Avoidant Personality Disorder: Causes, Symptoms, Diagnosis and This is How to Overcome

An avoidance personality disorder is a long-lasting pattern of behavior associated with social barriers, feelings of incompetence, and sensitivity to rejection that cause problems in work and relationship situations. Find out more about Avoidant Personality Disorder: Causes, Symptoms, Diagnosis and This is How to Overcome.

In this article, you can find out people with a history of personality disorders, how to deal with them, how to treat and others.


What is Avoidant Personality Disorder?

Avoidant personality disorder (APD) is a long-lasting pattern of behavior associated with social inhibition, feelings of incompetence, and sensitivity to rejection that cause problems in work situations and relationships.

People with disorders show a pattern of avoidance for fear of rejection, which they experience as very painful.

The disorder affects about two percent of the population, with the number of men and women alike suffering.


Is Avoidance-Personality Disorder the Same as Social Anxiety

Researchers and clinicians used to believe that avoidable personality disorder only occurs in conjunction with a social anxiety disorder (SAD). However, more recent research shows that there is a significant percentage of people with AVPD who do not meet the criteria for social anxiety disorder.

Sometimes it can be difficult to distinguish whether a person has a social anxiety disorder or an avoidance personality disorder, or both. Typically, someone with AVPD will experience anxiety and avoidance in all areas of life, whereas someone with social anxiety may only have specific fears for certain situations, such as public speaking or performing.

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In addition to social anxiety disorder, people with an avoidable personality disorder may have concomitant conditions including depression, obsessive-compulsive disorder, anxiety disorder, or other personality disorders. People with AVPD also have a higher risk of substance abuse and suicidal behaviors.

Sometimes avoidance personality disorder is also confused with schizoid personality disorder, as both conditions involve social isolation. However, people with schizophrenic personality disorder have a common disinterest in interacting with others, whereas people with personality disorders avoid wanting relationships but tend to avoid them for fear of being rejected or criticized.


Symptoms of Avoidant Personality Disorder

Here are some symptoms of avoidant personality disorder:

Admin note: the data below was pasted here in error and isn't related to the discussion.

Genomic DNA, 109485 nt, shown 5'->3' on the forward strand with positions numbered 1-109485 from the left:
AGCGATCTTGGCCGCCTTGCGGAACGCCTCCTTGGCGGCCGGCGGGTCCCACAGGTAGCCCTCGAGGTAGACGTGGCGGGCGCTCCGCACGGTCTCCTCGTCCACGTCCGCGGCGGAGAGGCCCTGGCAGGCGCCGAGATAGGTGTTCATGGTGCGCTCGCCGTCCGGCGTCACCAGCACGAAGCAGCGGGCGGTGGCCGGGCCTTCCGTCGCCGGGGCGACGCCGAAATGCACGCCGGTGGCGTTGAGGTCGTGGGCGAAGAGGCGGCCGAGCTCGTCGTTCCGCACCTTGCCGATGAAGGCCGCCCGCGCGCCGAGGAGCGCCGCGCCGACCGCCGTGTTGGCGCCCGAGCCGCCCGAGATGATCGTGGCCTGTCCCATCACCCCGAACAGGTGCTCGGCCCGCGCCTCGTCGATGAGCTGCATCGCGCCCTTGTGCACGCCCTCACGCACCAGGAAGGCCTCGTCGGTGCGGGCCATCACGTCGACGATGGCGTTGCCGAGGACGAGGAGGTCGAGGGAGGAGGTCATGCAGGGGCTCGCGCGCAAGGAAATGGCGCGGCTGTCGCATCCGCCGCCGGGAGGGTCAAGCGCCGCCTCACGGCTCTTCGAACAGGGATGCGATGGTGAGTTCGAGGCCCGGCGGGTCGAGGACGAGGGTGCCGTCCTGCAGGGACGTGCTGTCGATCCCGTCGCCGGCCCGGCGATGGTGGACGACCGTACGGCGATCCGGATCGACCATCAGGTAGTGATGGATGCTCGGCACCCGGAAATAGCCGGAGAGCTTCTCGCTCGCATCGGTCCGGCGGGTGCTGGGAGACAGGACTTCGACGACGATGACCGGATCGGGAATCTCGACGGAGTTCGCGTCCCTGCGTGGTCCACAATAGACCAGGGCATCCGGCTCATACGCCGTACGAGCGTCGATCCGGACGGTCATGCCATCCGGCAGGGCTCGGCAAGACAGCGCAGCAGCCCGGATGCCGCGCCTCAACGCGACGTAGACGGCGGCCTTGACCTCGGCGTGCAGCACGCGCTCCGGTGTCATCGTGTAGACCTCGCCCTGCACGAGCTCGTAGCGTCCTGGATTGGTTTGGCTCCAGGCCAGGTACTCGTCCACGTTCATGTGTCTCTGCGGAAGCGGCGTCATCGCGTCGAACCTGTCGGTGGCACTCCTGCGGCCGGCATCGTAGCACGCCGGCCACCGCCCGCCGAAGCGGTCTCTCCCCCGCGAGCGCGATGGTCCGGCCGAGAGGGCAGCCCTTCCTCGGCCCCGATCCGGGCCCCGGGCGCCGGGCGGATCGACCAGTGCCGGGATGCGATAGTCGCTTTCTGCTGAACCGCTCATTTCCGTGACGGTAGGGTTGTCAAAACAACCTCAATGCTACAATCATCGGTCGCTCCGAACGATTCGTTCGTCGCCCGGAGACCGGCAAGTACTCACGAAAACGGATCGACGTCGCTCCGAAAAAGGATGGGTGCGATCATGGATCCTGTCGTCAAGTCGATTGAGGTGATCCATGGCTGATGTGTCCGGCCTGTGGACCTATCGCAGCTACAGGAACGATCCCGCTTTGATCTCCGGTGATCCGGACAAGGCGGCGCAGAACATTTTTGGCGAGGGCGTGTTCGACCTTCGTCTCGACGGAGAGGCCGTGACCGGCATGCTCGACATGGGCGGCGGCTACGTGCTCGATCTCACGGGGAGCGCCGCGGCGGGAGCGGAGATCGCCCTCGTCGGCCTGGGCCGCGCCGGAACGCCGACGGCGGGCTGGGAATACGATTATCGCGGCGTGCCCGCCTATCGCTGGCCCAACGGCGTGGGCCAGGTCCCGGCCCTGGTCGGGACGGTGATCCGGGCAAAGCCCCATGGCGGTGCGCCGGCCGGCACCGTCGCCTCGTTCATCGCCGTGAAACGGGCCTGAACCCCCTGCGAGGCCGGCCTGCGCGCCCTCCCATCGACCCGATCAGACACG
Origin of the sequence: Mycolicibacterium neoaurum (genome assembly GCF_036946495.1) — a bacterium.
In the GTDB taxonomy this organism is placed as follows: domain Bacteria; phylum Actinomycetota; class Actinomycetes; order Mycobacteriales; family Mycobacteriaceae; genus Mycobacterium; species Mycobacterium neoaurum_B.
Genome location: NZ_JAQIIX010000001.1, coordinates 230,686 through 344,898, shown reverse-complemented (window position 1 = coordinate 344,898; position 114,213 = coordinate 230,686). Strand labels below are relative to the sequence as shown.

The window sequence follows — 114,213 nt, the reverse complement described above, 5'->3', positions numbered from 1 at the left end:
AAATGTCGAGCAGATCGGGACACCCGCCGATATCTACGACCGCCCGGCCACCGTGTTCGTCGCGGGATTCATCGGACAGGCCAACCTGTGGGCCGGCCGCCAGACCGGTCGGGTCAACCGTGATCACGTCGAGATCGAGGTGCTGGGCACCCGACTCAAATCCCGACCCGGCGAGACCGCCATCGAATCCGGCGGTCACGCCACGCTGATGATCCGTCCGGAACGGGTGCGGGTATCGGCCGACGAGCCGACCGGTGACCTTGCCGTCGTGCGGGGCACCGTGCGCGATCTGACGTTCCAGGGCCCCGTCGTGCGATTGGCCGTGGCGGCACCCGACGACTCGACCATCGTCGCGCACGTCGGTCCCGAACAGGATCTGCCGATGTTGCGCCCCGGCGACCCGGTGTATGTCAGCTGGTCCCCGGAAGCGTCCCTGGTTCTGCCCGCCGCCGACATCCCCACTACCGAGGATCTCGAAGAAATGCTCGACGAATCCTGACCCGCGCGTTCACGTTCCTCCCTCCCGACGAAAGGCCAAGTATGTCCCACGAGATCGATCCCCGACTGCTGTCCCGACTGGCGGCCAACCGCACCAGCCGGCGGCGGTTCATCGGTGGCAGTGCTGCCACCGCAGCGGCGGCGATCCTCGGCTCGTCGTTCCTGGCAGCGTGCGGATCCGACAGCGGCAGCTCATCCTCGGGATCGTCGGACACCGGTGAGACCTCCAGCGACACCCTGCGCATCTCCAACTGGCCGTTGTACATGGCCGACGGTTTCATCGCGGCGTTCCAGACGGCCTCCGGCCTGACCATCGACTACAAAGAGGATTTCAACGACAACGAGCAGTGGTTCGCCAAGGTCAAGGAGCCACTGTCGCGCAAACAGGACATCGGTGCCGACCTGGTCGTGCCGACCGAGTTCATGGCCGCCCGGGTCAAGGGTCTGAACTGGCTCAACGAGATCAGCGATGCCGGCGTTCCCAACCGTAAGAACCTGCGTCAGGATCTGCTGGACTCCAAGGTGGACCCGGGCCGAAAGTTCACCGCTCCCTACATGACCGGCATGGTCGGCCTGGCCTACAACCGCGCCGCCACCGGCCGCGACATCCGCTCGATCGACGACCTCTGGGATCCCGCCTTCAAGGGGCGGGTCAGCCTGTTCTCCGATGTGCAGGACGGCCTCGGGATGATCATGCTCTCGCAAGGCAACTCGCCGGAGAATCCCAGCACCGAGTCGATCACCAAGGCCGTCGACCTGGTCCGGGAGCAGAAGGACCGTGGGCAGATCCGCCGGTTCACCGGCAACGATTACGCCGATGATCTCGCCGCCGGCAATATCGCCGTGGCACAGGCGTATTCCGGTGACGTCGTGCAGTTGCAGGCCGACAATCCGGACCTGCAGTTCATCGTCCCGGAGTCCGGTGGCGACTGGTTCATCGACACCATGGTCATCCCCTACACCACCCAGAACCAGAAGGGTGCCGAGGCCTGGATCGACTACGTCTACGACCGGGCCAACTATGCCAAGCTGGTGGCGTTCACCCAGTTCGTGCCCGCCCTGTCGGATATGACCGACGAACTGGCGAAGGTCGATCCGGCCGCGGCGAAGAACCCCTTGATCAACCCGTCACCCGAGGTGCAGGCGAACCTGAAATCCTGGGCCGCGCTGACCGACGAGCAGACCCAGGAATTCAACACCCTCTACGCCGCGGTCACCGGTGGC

• Social inhibition
  • Feeling incapable
  • Hypersensitivity to negative evaluation
  • Anxiety at the thought of doing or saying something wrong
  • Need to be liked
  • Avoid situations for fear of being rejected
  • Avoid intercourse or sharing intimate feelings
  • Avoid social situations or events
  • Avoid interactions in work arrangements or reject promotions
  • Avoid conflict (be a “pleasant person”)
  • Low confidence level
  • Lack of assertiveness
  • Extreme self-awareness
  • Seeing yourself socially incompetent or inferior
  • Lack of trust in others
  • Self-isolation
  • Failed to start social contact
  • Anhedonia (lack of fun in activities)
  • Anxiety in social situations
  • Avoid making decisions
  • Beware of signs of rejection
  • Easily hurt by criticism or disapproval
  • No close friends / no social networks
  • Do not be afraid to try new things or take chances
  • Feeling scared and tense
  • Misinterpreted the neutral situation as negative


Causes of Avoidant Personality Disorder

The causes of avoidant personality disorders are thought to involve genetic, environmental, social, and psychological factors.

Emotional abuse, criticism, ridicule, lack of compassion, or parenting by parents can result in the development of this personality disorder if other factors are also present. Rejection by peers can also be a risk factor.

Often, individuals with this disorder are as shy as children and do not overcome this shyness as they age. Social anxiety disorders and avoidance personality disorders have similar symptoms and genetics, with PPE being a more severe form of the condition.

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Avoidant Personality Disorder Diagnosis